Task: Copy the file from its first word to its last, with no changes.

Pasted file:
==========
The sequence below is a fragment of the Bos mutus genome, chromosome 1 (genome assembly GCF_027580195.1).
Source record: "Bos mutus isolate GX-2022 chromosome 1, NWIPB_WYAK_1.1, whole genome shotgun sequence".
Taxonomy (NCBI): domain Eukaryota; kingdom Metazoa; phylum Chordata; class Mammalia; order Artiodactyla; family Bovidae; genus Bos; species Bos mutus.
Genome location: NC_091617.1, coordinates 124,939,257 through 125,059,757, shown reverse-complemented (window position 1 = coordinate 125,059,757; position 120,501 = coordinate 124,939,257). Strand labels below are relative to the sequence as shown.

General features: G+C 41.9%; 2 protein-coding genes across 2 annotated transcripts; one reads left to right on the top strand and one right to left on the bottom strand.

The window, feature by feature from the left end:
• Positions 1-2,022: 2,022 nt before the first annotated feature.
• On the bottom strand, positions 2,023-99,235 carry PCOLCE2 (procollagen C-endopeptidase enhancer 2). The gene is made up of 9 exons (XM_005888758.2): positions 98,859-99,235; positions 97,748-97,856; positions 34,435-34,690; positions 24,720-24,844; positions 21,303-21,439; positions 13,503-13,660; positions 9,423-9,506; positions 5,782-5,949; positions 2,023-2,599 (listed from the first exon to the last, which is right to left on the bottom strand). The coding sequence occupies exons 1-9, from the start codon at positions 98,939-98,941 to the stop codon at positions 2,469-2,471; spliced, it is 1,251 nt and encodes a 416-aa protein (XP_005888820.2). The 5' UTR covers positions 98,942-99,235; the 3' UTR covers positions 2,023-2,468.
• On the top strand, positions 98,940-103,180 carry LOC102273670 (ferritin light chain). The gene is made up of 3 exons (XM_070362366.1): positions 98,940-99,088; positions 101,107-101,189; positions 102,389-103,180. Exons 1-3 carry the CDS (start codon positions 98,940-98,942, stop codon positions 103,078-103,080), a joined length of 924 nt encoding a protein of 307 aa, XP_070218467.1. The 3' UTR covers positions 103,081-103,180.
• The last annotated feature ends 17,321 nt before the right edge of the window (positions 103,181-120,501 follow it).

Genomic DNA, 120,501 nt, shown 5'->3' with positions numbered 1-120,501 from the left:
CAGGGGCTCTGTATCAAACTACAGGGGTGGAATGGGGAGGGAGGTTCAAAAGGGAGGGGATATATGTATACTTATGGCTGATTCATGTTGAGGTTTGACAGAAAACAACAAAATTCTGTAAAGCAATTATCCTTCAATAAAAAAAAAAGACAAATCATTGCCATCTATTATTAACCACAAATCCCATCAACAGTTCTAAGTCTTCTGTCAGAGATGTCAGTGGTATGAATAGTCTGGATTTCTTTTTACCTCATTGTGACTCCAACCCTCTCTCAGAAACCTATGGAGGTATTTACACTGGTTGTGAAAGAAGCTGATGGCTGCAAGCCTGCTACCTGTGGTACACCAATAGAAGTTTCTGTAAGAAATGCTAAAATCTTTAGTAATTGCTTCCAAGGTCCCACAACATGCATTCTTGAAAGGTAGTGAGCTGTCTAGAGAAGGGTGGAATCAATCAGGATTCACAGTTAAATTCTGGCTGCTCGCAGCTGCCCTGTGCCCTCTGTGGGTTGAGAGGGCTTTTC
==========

The sequence below is a fragment of the Bos mutus genome, chromosome 1 (genome assembly GCF_027580195.1).
Source record: "Bos mutus isolate GX-2022 chromosome 1, NWIPB_WYAK_1.1, whole genome shotgun sequence".
Taxonomy (NCBI): domain Eukaryota; kingdom Metazoa; phylum Chordata; class Mammalia; order Artiodactyla; family Bovidae; genus Bos; species Bos mutus.
Genome location: NC_091617.1, coordinates 124,939,257 through 125,059,757, shown reverse-complemented (window position 1 = coordinate 125,059,757; position 120,501 = coordinate 124,939,257). Strand labels below are relative to the sequence as shown.

General features: G+C 41.9%; 2 protein-coding genes across 2 annotated transcripts; one reads left to right on the top strand and one right to left on the bottom strand.

The window, feature by feature from the left end:
• Positions 1-2,022: 2,022 nt before the first annotated feature.
• On the bottom strand, positions 2,023-99,235 carry PCOLCE2 (procollagen C-endopeptidase enhancer 2). The gene is made up of 9 exons (XM_005888758.2): positions 98,859-99,235; positions 97,748-97,856; positions 34,435-34,690; positions 24,720-24,844; positions 21,303-21,439; positions 13,503-13,660; positions 9,423-9,506; positions 5,782-5,949; positions 2,023-2,599 (listed from the first exon to the last, which is right to left on the bottom strand). The coding sequence occupies exons 1-9, from the start codon at positions 98,939-98,941 to the stop codon at positions 2,469-2,471; spliced, it is 1,251 nt and encodes a 416-aa protein (XP_005888820.2). The 5' UTR covers positions 98,942-99,235; the 3' UTR covers positions 2,023-2,468.
• On the top strand, positions 98,940-103,180 carry LOC102273670 (ferritin light chain). The gene is made up of 3 exons (XM_070362366.1): positions 98,940-99,088; positions 101,107-101,189; positions 102,389-103,180. Exons 1-3 carry the CDS (start codon positions 98,940-98,942, stop codon positions 103,078-103,080), a joined length of 924 nt encoding a protein of 307 aa, XP_070218467.1. The 3' UTR covers positions 103,081-103,180.
• The last annotated feature ends 17,321 nt before the right edge of the window (positions 103,181-120,501 follow it).

Genomic DNA, 120,501 nt, shown 5'->3' with positions numbered 1-120,501 from the left:
CAGGGGCTCTGTATCAAACTACAGGGGTGGAATGGGGAGGGAGGTTCAAAAGGGAGGGGATATATGTATACTTATGGCTGATTCATGTTGAGGTTTGACAGAAAACAACAAAATTCTGTAAAGCAATTATCCTTCAATAAAAAAAAAAGACAAATCATTGCCATCTATTATTAACCACAAATCCCATCAACAGTTCTAAGTCTTCTGTCAGAGATGTCAGTGGTATGAATAGTCTGGATTTCTTTTTACCTCATTGTGACTCCAACCCTCTCTCAGAAACCTATGGAGGTATTTACACTGGTTGTGAAAGAAGCTGATGGCTGCAAGCCTGCTACCTGTGGTACACCAATAGAAGTTTCTGTAAGAAATGCTAAAATCTTTAGTAATTGCTTCCAAGGTCCCACAACATGCATTCTTGAAAGGTAGTGAGCTGTCTAGAGAAGGGTGGAATCAATCAGGATTCACAGTTAAATTCTGGCTGCTCGCAGCTGCCCTGTGCCCTCTGTGGGTTGAGAGGGCTTTTC